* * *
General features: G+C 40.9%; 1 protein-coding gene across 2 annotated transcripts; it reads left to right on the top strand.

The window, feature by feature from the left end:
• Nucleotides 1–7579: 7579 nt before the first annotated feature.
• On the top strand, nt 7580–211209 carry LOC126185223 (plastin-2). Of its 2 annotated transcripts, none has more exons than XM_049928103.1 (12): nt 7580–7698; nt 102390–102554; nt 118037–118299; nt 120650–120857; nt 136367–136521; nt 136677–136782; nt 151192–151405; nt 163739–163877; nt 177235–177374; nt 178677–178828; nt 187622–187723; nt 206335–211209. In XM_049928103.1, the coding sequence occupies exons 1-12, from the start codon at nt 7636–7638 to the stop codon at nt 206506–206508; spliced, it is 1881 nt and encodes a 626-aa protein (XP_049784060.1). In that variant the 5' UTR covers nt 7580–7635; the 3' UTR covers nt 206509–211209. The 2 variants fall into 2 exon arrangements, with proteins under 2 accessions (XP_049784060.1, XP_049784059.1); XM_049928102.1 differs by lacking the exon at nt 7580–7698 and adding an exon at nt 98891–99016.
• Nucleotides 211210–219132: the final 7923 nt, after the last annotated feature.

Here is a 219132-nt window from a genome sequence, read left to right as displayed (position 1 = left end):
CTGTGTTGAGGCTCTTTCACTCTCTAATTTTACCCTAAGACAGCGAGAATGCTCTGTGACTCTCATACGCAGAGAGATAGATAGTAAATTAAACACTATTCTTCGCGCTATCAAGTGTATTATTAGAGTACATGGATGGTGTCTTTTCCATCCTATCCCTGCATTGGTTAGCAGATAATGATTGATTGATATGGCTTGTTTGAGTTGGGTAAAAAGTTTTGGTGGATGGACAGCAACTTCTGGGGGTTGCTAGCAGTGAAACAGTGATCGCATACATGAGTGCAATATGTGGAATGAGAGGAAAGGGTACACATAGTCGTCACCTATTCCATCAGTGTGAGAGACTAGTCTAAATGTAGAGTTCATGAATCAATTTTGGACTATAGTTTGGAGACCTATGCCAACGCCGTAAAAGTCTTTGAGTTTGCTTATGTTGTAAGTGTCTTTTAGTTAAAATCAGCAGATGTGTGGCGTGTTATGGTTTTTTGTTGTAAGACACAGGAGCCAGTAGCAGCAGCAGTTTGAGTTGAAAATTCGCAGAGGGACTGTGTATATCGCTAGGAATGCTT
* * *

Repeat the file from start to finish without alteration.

General features: G+C 40.9%; 1 protein-coding gene across 2 annotated transcripts; it reads left to right on the top strand.

The window, feature by feature from the left end:
• Nucleotides 1–7579: 7579 nt before the first annotated feature.
• On the top strand, nt 7580–211209 carry LOC126185223 (plastin-2). Of its 2 annotated transcripts, none has more exons than XM_049928103.1 (12): nt 7580–7698; nt 102390–102554; nt 118037–118299; nt 120650–120857; nt 136367–136521; nt 136677–136782; nt 151192–151405; nt 163739–163877; nt 177235–177374; nt 178677–178828; nt 187622–187723; nt 206335–211209. In XM_049928103.1, the coding sequence occupies exons 1-12, from the start codon at nt 7636–7638 to the stop codon at nt 206506–206508; spliced, it is 1881 nt and encodes a 626-aa protein (XP_049784060.1). In that variant the 5' UTR covers nt 7580–7635; the 3' UTR covers nt 206509–211209. The 2 variants fall into 2 exon arrangements, with proteins under 2 accessions (XP_049784060.1, XP_049784059.1); XM_049928102.1 differs by lacking the exon at nt 7580–7698 and adding an exon at nt 98891–99016.
• Nucleotides 211210–219132: the final 7923 nt, after the last annotated feature.

Here is a 219132-nt window from a genome sequence, read left to right as displayed (position 1 = left end):
CTGTGTTGAGGCTCTTTCACTCTCTAATTTTACCCTAAGACAGCGAGAATGCTCTGTGACTCTCATACGCAGAGAGATAGATAGTAAATTAAACACTATTCTTCGCGCTATCAAGTGTATTATTAGAGTACATGGATGGTGTCTTTTCCATCCTATCCCTGCATTGGTTAGCAGATAATGATTGATTGATATGGCTTGTTTGAGTTGGGTAAAAAGTTTTGGTGGATGGACAGCAACTTCTGGGGGTTGCTAGCAGTGAAACAGTGATCGCATACATGAGTGCAATATGTGGAATGAGAGGAAAGGGTACACATAGTCGTCACCTATTCCATCAGTGTGAGAGACTAGTCTAAATGTAGAGTTCATGAATCAATTTTGGACTATAGTTTGGAGACCTATGCCAACGCCGTAAAAGTCTTTGAGTTTGCTTATGTTGTAAGTGTCTTTTAGTTAAAATCAGCAGATGTGTGGCGTGTTATGGTTTTTTGTTGTAAGACACAGGAGCCAGTAGCAGCAGCAGTTTGAGTTGAAAATTCGCAGAGGGACTGTGTATATCGCTAGGAATGCTT